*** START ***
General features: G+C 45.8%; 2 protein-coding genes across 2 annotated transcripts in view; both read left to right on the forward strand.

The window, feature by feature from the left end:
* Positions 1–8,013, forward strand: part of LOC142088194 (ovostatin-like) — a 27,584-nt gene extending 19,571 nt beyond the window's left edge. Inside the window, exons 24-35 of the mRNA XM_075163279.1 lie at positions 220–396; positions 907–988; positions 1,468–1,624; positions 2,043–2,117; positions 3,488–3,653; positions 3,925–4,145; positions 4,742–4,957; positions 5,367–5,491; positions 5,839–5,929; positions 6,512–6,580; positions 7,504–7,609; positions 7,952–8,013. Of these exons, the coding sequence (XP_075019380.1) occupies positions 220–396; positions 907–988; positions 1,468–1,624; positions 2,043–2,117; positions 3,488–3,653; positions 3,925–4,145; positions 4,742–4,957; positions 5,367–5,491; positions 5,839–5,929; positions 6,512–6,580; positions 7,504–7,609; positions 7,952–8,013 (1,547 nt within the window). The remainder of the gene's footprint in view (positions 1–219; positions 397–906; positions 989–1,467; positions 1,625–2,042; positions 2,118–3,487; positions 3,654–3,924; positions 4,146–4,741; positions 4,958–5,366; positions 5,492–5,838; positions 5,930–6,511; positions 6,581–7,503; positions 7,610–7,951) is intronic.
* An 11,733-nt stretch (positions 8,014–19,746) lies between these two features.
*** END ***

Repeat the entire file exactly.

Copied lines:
General features: G+C 45.8%; 2 protein-coding genes across 2 annotated transcripts in view; both read left to right on the forward strand.

The window, feature by feature from the left end:
* Positions 1–8,013, forward strand: part of LOC142088194 (ovostatin-like) — a 27,584-nt gene extending 19,571 nt beyond the window's left edge. Inside the window, exons 24-35 of the mRNA XM_075163279.1 lie at positions 220–396; positions 907–988; positions 1,468–1,624; positions 2,043–2,117; positions 3,488–3,653; positions 3,925–4,145; positions 4,742–4,957; positions 5,367–5,491; positions 5,839–5,929; positions 6,512–6,580; positions 7,504–7,609; positions 7,952–8,013. Of these exons, the coding sequence (XP_075019380.1) occupies positions 220–396; positions 907–988; positions 1,468–1,624; positions 2,043–2,117; positions 3,488–3,653; positions 3,925–4,145; positions 4,742–4,957; positions 5,367–5,491; positions 5,839–5,929; positions 6,512–6,580; positions 7,504–7,609; positions 7,952–8,013 (1,547 nt within the window). The remainder of the gene's footprint in view (positions 1–219; positions 397–906; positions 989–1,467; positions 1,625–2,042; positions 2,118–3,487; positions 3,654–3,924; positions 4,146–4,741; positions 4,958–5,366; positions 5,492–5,838; positions 5,930–6,511; positions 6,581–7,503; positions 7,610–7,951) is intronic.
* An 11,733-nt stretch (positions 8,014–19,746) lies between these two features.